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Flowers on the Dirt Road Home
  • Artist: Deepnine
  • Label: CD Baby
  • UPC: 659057787824
  • Item #: CDBY778782
  • Genre: Electronic
  • Release Date: 5/6/2003
  • This product is a special order
  • Rank: 1000000000
CD 
List Price: $7.98
Price: $6.81
You Save: $1.17 (15%)

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Description

Flowers on the Dirt Road Home on CD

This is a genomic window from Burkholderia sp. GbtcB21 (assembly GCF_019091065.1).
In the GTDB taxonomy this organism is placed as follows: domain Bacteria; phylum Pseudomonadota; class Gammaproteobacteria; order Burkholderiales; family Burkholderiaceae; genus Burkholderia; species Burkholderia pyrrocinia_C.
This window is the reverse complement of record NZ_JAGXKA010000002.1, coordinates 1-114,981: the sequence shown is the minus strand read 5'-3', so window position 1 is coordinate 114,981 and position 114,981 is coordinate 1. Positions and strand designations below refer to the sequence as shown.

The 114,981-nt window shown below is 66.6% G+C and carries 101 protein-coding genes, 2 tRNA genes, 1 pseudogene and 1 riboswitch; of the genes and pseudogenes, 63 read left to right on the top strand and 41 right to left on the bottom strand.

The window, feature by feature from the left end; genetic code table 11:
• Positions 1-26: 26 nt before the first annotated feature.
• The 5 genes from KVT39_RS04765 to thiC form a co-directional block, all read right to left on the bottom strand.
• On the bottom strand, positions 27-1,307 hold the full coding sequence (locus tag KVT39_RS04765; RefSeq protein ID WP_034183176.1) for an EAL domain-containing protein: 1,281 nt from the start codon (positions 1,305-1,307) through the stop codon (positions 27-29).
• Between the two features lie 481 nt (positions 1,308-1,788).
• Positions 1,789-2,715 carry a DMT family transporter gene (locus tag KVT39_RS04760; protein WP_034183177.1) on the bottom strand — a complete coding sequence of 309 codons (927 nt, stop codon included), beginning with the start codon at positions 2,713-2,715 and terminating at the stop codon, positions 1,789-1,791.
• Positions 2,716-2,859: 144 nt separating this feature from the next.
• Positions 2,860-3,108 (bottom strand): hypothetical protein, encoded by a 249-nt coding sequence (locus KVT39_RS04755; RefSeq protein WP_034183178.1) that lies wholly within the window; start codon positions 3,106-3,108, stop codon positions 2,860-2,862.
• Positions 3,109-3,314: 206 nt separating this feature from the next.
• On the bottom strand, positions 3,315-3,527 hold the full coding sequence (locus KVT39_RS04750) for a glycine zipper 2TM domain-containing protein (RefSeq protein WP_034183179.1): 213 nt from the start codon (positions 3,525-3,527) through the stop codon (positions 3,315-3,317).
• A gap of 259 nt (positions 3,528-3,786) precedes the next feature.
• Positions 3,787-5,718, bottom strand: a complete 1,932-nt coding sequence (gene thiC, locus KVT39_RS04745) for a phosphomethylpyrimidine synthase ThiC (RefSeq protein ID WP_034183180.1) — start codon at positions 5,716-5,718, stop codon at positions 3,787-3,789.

Something mysteriously soothing and spiritual resides in Deepnine's debut album of new edge vocal electronica anti-pop. Among Deepnine's influences one can discern the electro-pop foundations and laid back vocal delivery of New Order and Pet Shop Boys, memorable melody and poetic lyrics a la Everything but the Girl and the dark, haunting, devotional sound of Dead Can Dance. Light a candle, turn off the lights and spend an evening with the haunting spirits that permeate Deepnine's new release 'Flowers on the Dirt Road Home' The CD features the internationally acclaimed singles 'Saigon' and 'This Fleeting World' as well as eight other catchy, atmospheric and sometimes haunting tunes. Deepnine seems to effortlessly bridge downtempo, dance, pop and new age genres. The first single 'Saigon' incorporates dark western electro-pop and traditional Vietnamese poetry singing with guest vocals from Huong Cao. 'Deepnine's unique signature sound has a power in it's laid back delivery; I'll give Deepnine a perfect ten.' John Gilbert Leavitt - Radio Stonewall --------BIO ----- Deepnine is musician, songwriter and producer Brent Roberts who was born and raised in the 'sleepy town' of Cincinnati, Ohio. His grandmother used to encourage him to make free-form ceramics in her large basement studio. She often suggested glazes, ways to hold the tools, and generally helped turn unhappy disasters into something unexpected. Then she would fire the pieces in her kiln. Sometimes she would enter his work in local competitions on his behalf. Brent thinks his first 'Honorable Mention' in pottery was the birth of the creative spirit that drives him to this day. Brent remembers getting his first 45 rpm record of Elton John's 'Sorry Seems to be the Hardest Word' around eight years of age. He was hooked. He acquired singles by Manfred Mann's Earth Band, James Taylor, K.C. and the Sunshine Band, The Commodores, The Eagles, Wings and even Barry Manilow. Brent began keeping journals full of song lyrics by the age of twelve. He fantasized about album covers and singing with his favorite stars. Brent learned to play the trumpet and joined the school band and chorus. Middle school brought with it an obsession with Blondie. High school a turn towards Prince, then the Smiths, Depeche Mode and all things 'New Wave'. Senior year was spent trying to get into the hot Ohio nightspots for dancing with friends, albeit unsuccessfully. The punk scene frequented by his best friend required no fake ID on the other hand. So Brent became a regular at the Jockey Club in Covington, KY. There he was exposed to bands like Suicidal Tendencies, Agnostic Front, Husker Du and many others. His musical affinities remained elsewhere but the experience and the punk aesthetic was unforgettable. Then Brent grew up, left home and went to the big city of Washington, DC to attend Georgetown University. He studied liberal arts and foreign affairs at the School of Foreign Service and fell in with a circle of adventurous friends. He majored in Humanities and French Culture but claimed to be minoring in 'Tracks', which was a local nightclub. His ears were filled with Pet Shop Boys, Alison Moyet, Malcolm McLaren, Eurythmics, Bronski Beat. At GU Brent discovered lesser known acts like The Blue Nile and Everything But the Girl and began to refine his musical taste. A college degree later and Brent found himself hawking books at the DC landmark Kramerbooks in Dupont Circle and working for next to nothing at the local 'Woolly Mammoth Theatre Company'. It was during this time that he met the friend who would change everything. Joe Rowe confided his lifelong musical aspirations to Brent one day and the two began to scheme and dream. A horrible first collaboration was later dubbed 'The Coconut Song'. The recording ends in gales of laughter. But a dream had re-awoken and Brent and Joe began a long period of collaboration which turned into the 90s synth-pop band Shivering Blondes. Brent was primarily the lyricist for Shivering Blondes but began learning the basics of music theory. Alas the Shivering Blondes claim to fame was not their success. The group, which later included Michael Arthur, spilt after Joe took off to pitch their demo in London where he lived as a Go-Go boy. London was not calling the 'Shivering Blondes' at that time. Brent bought a keyboard from his former bandmate Michael and spent several years delving into music theory books. His solo compositions, formerly light synth pop, turned more serious and introspective over time. He started a new band with his partner as lead vocalist called 'My Brother Judas'. He immersed himself in the music of Dead Can Dance, This Mortal Coil, Loreena McKennitt and Enya. The digital revolution allowed for better quality home recording. When My Brother Judas broke apart in the late 90s Brent decided it was time to sing and record his own music. He revisited some long forgotten compositions and began updating and recording them under a new name, Deepnine. Inspired by the results of these sessions new and exciting solo work poured out of him. Brent's thoughtful, well crafted debut album which was years in the making, will be released by Collabitat Records on April 30, 2003.